Feb 08, 2021
In my last post I talked about some of the decisions I made leading up to building my site. In this post I wanted to talk more about the architecture decisions that went into building SunnyGolovine.com
One decision I did not include in my last post was the decision not to use a CMS for managing content on the site. However, I also didn't want to have all my data in my code, I needed something in the middle.
My solution for now is to keep all website data, with the exception of blog
posts, in JSON. The data is kept in the
/data folder while blog posts are kept
/posts folder. As far as getting the data to display on the site, I had
several options. The simplest method was to use
getStaticProps in my pages to
grab JSON data from my
/data folder. The problem is this solution just doesn't
scale. I wanted a single API that I could route my data into and then plug into
any component in the app. My solution to this was React Context.
For the longest time I never quite understood Context, I knew I had to dive into it eventually. So when the problem of getting data into my site presented itself, I found a perfect candidate for Context.
I currently use two Contexts: Site Context and Resume Context. With each context
I import JSON files and combine the data into one object. From there I just use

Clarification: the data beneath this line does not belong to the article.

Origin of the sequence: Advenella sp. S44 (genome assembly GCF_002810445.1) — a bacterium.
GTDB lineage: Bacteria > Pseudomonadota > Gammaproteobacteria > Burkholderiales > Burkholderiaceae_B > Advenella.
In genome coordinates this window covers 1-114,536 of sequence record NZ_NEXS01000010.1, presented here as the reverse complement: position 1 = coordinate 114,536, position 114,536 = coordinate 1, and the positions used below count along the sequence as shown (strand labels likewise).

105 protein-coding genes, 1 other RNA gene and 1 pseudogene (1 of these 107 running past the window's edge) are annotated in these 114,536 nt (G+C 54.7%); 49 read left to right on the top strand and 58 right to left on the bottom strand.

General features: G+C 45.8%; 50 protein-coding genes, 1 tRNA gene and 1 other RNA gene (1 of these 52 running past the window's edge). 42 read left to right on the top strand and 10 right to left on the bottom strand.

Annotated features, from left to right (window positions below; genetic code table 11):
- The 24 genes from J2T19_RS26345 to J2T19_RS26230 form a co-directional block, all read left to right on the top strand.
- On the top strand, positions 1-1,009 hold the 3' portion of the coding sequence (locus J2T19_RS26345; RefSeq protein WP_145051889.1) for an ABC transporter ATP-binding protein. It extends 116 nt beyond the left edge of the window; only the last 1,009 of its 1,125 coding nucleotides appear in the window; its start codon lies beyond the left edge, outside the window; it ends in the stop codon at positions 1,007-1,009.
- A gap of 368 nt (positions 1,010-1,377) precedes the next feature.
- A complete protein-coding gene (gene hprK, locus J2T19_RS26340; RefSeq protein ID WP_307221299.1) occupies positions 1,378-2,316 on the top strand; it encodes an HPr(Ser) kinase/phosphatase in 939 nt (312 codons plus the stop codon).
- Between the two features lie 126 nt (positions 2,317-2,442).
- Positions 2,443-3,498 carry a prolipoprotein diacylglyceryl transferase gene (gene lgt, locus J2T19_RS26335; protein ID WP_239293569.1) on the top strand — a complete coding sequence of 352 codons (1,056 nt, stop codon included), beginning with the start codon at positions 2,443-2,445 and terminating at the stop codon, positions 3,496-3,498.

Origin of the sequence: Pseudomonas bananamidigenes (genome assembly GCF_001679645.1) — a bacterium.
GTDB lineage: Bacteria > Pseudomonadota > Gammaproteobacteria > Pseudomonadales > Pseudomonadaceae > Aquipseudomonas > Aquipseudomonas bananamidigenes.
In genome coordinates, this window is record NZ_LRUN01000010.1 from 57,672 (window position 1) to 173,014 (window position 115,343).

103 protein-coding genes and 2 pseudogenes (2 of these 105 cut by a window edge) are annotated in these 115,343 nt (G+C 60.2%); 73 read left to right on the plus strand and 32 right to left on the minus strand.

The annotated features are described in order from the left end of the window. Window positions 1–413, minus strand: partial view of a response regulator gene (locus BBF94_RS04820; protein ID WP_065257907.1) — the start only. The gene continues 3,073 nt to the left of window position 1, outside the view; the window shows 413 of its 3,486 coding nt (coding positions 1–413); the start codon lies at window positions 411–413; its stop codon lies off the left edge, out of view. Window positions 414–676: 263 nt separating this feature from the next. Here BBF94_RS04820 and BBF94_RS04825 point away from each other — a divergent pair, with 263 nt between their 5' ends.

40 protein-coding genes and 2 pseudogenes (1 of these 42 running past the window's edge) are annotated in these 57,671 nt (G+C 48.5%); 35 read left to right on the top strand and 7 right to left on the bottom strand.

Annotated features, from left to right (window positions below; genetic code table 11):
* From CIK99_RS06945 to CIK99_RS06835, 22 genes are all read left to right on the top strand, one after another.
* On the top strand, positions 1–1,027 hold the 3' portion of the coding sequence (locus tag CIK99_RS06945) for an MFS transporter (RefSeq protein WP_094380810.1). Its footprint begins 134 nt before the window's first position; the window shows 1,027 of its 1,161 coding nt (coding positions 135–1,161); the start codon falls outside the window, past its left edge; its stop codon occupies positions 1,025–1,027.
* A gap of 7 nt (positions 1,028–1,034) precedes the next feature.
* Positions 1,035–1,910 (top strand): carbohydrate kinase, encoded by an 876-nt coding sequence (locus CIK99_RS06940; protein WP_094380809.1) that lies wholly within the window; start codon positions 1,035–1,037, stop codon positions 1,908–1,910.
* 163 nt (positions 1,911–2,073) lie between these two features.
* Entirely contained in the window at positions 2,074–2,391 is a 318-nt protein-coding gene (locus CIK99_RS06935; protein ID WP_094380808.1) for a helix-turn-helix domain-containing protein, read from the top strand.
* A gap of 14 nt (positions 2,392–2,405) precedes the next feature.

useContext hook to provide data wherever it's needed. I previously did
this with Redux however for a unidirectional data flow, Redux is way to much
I never put much thought into image optimization. NextJS after all recently
next/image which automatically optimizes your images. I put it in
and didn't think much of it until my builds started to fail. Digging into the
issue, it turns out that
next/image with it's default loader is not compatible
My solution here was to use another image optimization library called
next-optimized-images. While the docs looked pretty scary at first, getting
image optimization boiled down to adding a just a few lines of code to my
If someone wants to reach out to discuss hiring me for something, I want to make it as easy as possible for that person to reach me. As such, having just a link to my email and LinkedIn profile wasn't enough, I needed "Send me a Message" component.
Luckily this problem couldn't be easier to solve using Netlify. Netlify gives you two options when it comes to solving this problem: Forms or Functions. Netlify forms lets users submit forms on your site and will be collected by Netlify.
While this solution seems the most straightforward, it came with two drawbacks. First, the setup in a React project isn't straightforward and requires some workarounds, having already done this on a previous project, I wasn't looking forward to it. Second, getting the message to Netlify was only one piece of the puzzle. I would then have to route that message to my inbox or check Netlify religiously for any new messages, not ideal.
The alternative to Forms is to use Functions. Netlify Functions lets you write serverless functions that you can trigger from your frontend. This is great if you don't need a full on API but you still need a backend. I ended up writing a basic mailer function using Sendgrid and then had the messages routed to my Inbox.
There are still some drawbacks here, on Sendgrid's default plan I'm limited to just 100 messages per day so if I ever start getting high amounts of traffic on my site, I may have to reconsider this approach.
This site is still an active work in progress and there are still more things I want to implement. Namely a Dark Theme, SEO and Performance. My Lighthouse score is still >90% so there's a good bit of work to do.